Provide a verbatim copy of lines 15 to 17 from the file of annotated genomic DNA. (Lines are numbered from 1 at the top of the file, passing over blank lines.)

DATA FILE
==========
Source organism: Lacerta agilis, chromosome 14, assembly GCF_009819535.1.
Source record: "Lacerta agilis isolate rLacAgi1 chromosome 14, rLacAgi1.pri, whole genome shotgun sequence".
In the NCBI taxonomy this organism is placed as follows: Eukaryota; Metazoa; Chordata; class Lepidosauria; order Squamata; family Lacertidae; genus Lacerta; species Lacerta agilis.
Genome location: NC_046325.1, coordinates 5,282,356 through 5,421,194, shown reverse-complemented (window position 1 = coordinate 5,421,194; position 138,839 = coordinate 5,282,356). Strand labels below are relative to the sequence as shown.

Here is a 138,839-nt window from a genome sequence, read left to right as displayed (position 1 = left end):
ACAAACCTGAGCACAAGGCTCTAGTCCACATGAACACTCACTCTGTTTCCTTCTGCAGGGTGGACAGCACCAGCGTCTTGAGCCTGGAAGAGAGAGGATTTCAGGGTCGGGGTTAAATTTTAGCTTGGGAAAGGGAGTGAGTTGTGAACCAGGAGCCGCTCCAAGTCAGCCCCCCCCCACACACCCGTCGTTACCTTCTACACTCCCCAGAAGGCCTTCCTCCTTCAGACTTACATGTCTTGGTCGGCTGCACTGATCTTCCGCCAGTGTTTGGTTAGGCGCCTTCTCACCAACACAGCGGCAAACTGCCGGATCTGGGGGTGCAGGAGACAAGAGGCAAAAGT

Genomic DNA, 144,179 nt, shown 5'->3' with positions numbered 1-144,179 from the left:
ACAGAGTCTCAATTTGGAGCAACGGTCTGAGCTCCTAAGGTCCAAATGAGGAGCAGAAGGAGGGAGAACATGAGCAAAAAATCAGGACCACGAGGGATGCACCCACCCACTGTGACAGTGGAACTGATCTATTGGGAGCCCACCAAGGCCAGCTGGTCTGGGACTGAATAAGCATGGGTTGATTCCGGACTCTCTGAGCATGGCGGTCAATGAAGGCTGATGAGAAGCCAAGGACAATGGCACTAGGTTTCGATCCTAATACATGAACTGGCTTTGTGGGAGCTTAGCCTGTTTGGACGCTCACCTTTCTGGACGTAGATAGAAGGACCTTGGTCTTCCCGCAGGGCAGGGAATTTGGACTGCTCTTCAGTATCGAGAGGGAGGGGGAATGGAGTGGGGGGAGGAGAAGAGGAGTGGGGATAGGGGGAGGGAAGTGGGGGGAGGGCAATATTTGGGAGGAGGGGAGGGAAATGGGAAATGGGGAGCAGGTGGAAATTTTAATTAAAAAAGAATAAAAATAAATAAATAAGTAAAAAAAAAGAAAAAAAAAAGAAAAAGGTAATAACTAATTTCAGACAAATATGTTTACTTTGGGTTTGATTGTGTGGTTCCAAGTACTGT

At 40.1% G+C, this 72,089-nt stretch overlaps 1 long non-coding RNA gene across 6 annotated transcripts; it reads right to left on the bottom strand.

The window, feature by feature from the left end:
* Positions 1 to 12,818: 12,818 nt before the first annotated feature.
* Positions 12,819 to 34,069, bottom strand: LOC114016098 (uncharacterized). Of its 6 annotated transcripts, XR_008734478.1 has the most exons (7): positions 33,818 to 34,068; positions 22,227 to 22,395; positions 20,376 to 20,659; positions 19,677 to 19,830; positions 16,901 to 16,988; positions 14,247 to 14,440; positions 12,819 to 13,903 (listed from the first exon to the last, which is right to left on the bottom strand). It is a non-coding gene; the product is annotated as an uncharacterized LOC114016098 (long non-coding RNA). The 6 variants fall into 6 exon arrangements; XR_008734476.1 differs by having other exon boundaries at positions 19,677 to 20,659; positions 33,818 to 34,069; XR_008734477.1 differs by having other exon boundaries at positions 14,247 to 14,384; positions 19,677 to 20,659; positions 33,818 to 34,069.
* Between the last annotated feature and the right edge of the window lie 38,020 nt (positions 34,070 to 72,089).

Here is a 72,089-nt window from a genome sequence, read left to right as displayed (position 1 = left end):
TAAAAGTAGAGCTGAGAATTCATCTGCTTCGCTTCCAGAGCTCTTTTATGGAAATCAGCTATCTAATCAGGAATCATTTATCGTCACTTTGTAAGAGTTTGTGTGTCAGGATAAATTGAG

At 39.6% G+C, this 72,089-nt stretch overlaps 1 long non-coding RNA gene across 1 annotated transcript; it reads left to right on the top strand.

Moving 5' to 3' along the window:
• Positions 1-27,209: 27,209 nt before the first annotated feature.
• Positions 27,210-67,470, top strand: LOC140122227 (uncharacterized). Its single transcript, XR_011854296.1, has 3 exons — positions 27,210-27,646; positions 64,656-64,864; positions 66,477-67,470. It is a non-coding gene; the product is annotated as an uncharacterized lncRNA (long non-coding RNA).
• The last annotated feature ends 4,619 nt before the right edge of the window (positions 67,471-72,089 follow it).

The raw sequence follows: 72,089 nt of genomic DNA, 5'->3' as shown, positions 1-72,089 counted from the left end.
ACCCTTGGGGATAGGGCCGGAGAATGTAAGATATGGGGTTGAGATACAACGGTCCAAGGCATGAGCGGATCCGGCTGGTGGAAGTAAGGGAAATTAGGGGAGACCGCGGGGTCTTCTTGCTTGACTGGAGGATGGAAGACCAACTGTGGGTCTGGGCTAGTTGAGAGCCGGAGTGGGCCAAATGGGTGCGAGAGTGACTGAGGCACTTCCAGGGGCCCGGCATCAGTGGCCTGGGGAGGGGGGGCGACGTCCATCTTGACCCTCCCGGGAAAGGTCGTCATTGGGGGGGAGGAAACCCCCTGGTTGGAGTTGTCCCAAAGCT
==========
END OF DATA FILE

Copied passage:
TAAAAGTAGAGCTGAGAATTCATCTGCTTCGCTTCCAGAGCTCTTTTATGGAAATCAGCTATCTAATCAGGAATCATTTATCGTCACTTTGTAAGAGTTTGTGTGTCAGGATAAATTGAG

At 39.6% G+C, this 72,089-nt stretch overlaps 1 long non-coding RNA gene across 1 annotated transcript; it reads left to right on the top strand.

Moving 5' to 3' along the window: